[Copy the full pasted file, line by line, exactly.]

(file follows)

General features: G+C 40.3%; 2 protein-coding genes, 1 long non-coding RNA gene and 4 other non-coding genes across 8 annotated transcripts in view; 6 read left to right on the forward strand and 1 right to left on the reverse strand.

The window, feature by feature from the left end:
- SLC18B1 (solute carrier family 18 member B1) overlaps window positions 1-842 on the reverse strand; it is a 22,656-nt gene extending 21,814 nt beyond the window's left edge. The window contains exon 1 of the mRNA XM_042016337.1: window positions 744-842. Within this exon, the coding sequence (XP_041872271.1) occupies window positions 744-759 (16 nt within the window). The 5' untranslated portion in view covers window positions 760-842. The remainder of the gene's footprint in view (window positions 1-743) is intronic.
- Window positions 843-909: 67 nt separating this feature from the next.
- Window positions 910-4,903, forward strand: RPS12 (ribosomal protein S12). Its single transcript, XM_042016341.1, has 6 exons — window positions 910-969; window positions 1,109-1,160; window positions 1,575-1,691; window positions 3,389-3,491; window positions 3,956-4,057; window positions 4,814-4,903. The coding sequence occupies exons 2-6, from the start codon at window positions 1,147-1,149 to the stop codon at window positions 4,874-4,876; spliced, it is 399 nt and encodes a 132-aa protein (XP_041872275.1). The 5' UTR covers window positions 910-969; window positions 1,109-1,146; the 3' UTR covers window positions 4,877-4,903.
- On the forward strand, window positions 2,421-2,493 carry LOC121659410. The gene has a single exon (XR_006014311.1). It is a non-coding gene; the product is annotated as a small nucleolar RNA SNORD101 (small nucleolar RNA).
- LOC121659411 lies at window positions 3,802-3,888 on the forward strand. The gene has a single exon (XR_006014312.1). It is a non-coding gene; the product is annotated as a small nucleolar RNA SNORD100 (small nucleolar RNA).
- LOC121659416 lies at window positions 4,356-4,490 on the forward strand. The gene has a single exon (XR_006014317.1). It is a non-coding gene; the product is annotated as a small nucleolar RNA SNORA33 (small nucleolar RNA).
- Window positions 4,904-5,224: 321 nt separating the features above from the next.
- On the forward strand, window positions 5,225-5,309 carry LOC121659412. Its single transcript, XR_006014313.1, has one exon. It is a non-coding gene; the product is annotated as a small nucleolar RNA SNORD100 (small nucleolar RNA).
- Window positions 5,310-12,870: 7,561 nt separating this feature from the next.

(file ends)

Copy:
General features: G+C 40.3%; 2 protein-coding genes, 1 long non-coding RNA gene and 4 other non-coding genes across 8 annotated transcripts in view; 6 read left to right on the forward strand and 1 right to left on the reverse strand.

The window, feature by feature from the left end:
- SLC18B1 (solute carrier family 18 member B1) overlaps window positions 1-842 on the reverse strand; it is a 22,656-nt gene extending 21,814 nt beyond the window's left edge. The window contains exon 1 of the mRNA XM_042016337.1: window positions 744-842. Within this exon, the coding sequence (XP_041872271.1) occupies window positions 744-759 (16 nt within the window). The 5' untranslated portion in view covers window positions 760-842. The remainder of the gene's footprint in view (window positions 1-743) is intronic.
- Window positions 843-909: 67 nt separating this feature from the next.
- Window positions 910-4,903, forward strand: RPS12 (ribosomal protein S12). Its single transcript, XM_042016341.1, has 6 exons — window positions 910-969; window positions 1,109-1,160; window positions 1,575-1,691; window positions 3,389-3,491; window positions 3,956-4,057; window positions 4,814-4,903. The coding sequence occupies exons 2-6, from the start codon at window positions 1,147-1,149 to the stop codon at window positions 4,874-4,876; spliced, it is 399 nt and encodes a 132-aa protein (XP_041872275.1). The 5' UTR covers window positions 910-969; window positions 1,109-1,146; the 3' UTR covers window positions 4,877-4,903.
- On the forward strand, window positions 2,421-2,493 carry LOC121659410. The gene has a single exon (XR_006014311.1). It is a non-coding gene; the product is annotated as a small nucleolar RNA SNORD101 (small nucleolar RNA).
- LOC121659411 lies at window positions 3,802-3,888 on the forward strand. The gene has a single exon (XR_006014312.1). It is a non-coding gene; the product is annotated as a small nucleolar RNA SNORD100 (small nucleolar RNA).
- LOC121659416 lies at window positions 4,356-4,490 on the forward strand. The gene has a single exon (XR_006014317.1). It is a non-coding gene; the product is annotated as a small nucleolar RNA SNORA33 (small nucleolar RNA).
- Window positions 4,904-5,224: 321 nt separating the features above from the next.
- On the forward strand, window positions 5,225-5,309 carry LOC121659412. Its single transcript, XR_006014313.1, has one exon. It is a non-coding gene; the product is annotated as a small nucleolar RNA SNORD100 (small nucleolar RNA).
- Window positions 5,310-12,870: 7,561 nt separating this feature from the next.